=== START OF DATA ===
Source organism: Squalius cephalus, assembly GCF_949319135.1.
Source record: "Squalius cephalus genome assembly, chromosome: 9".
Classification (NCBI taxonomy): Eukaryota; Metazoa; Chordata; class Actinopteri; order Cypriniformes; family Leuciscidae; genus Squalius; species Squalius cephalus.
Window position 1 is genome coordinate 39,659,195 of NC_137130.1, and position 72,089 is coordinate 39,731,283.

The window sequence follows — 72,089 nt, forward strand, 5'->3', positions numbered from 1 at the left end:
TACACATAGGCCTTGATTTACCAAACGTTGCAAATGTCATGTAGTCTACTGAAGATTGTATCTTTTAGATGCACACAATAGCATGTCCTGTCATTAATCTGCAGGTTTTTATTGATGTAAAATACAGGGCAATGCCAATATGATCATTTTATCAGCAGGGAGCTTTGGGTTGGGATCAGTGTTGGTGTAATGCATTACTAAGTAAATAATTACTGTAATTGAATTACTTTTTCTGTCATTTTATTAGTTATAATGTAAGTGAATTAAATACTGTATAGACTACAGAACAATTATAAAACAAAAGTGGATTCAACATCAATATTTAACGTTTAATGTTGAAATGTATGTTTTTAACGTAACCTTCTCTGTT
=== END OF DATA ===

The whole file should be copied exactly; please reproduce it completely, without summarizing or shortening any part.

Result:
Source organism: Squalius cephalus, assembly GCF_949319135.1.
Source record: "Squalius cephalus genome assembly, chromosome: 9".
Classification (NCBI taxonomy): Eukaryota; Metazoa; Chordata; class Actinopteri; order Cypriniformes; family Leuciscidae; genus Squalius; species Squalius cephalus.
Window position 1 is genome coordinate 39,659,195 of NC_137130.1, and position 72,089 is coordinate 39,731,283.

The window sequence follows — 72,089 nt, forward strand, 5'->3', positions numbered from 1 at the left end:
TACACATAGGCCTTGATTTACCAAACGTTGCAAATGTCATGTAGTCTACTGAAGATTGTATCTTTTAGATGCACACAATAGCATGTCCTGTCATTAATCTGCAGGTTTTTATTGATGTAAAATACAGGGCAATGCCAATATGATCATTTTATCAGCAGGGAGCTTTGGGTTGGGATCAGTGTTGGTGTAATGCATTACTAAGTAAATAATTACTGTAATTGAATTACTTTTTCTGTCATTTTATTAGTTATAATGTAAGTGAATTAAATACTGTATAGACTACAGAACAATTATAAAACAAAAGTGGATTCAACATCAATATTTAACGTTTAATGTTGAAATGTATGTTTTTAACGTAACCTTCTCTGTT